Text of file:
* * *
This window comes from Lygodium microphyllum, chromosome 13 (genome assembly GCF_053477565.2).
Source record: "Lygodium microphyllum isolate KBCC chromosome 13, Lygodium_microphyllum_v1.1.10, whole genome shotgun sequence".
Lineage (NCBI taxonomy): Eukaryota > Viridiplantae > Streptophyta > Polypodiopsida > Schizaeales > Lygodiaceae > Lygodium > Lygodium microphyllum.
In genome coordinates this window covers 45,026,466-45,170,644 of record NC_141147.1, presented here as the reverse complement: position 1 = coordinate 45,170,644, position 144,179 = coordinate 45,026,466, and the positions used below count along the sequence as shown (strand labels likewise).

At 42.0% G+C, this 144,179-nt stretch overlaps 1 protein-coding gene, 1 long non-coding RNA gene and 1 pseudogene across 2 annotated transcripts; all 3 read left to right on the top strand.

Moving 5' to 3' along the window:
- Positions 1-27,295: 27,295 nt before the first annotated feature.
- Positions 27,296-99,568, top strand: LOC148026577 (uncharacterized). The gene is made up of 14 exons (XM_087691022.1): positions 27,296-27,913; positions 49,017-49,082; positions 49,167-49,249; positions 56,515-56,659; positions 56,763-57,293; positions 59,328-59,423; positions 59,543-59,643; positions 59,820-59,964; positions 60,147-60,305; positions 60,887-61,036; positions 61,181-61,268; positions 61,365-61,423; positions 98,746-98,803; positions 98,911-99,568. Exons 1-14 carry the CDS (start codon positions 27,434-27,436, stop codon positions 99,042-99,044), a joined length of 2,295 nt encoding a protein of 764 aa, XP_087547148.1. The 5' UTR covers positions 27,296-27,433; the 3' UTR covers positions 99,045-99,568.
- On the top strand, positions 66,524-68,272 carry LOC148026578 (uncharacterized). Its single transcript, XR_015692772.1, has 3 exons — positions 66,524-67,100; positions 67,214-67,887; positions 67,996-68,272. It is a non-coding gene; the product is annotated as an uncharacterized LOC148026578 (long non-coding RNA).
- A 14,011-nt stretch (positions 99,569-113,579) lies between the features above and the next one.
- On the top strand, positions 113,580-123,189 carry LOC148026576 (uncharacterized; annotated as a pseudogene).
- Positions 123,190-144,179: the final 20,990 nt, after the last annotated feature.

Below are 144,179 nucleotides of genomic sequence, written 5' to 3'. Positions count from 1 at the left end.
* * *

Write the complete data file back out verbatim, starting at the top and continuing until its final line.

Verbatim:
This window comes from Lygodium microphyllum, chromosome 13 (genome assembly GCF_053477565.2).
Source record: "Lygodium microphyllum isolate KBCC chromosome 13, Lygodium_microphyllum_v1.1.10, whole genome shotgun sequence".
Lineage (NCBI taxonomy): Eukaryota > Viridiplantae > Streptophyta > Polypodiopsida > Schizaeales > Lygodiaceae > Lygodium > Lygodium microphyllum.
In genome coordinates this window covers 45,026,466-45,170,644 of record NC_141147.1, presented here as the reverse complement: position 1 = coordinate 45,170,644, position 144,179 = coordinate 45,026,466, and the positions used below count along the sequence as shown (strand labels likewise).

At 42.0% G+C, this 144,179-nt stretch overlaps 1 protein-coding gene, 1 long non-coding RNA gene and 1 pseudogene across 2 annotated transcripts; all 3 read left to right on the top strand.

Moving 5' to 3' along the window:
- Positions 1-27,295: 27,295 nt before the first annotated feature.
- Positions 27,296-99,568, top strand: LOC148026577 (uncharacterized). The gene is made up of 14 exons (XM_087691022.1): positions 27,296-27,913; positions 49,017-49,082; positions 49,167-49,249; positions 56,515-56,659; positions 56,763-57,293; positions 59,328-59,423; positions 59,543-59,643; positions 59,820-59,964; positions 60,147-60,305; positions 60,887-61,036; positions 61,181-61,268; positions 61,365-61,423; positions 98,746-98,803; positions 98,911-99,568. Exons 1-14 carry the CDS (start codon positions 27,434-27,436, stop codon positions 99,042-99,044), a joined length of 2,295 nt encoding a protein of 764 aa, XP_087547148.1. The 5' UTR covers positions 27,296-27,433; the 3' UTR covers positions 99,045-99,568.
- On the top strand, positions 66,524-68,272 carry LOC148026578 (uncharacterized). Its single transcript, XR_015692772.1, has 3 exons — positions 66,524-67,100; positions 67,214-67,887; positions 67,996-68,272. It is a non-coding gene; the product is annotated as an uncharacterized LOC148026578 (long non-coding RNA).
- A 14,011-nt stretch (positions 99,569-113,579) lies between the features above and the next one.
- On the top strand, positions 113,580-123,189 carry LOC148026576 (uncharacterized; annotated as a pseudogene).
- Positions 123,190-144,179: the final 20,990 nt, after the last annotated feature.

Below are 144,179 nucleotides of genomic sequence, written 5' to 3'. Positions count from 1 at the left end.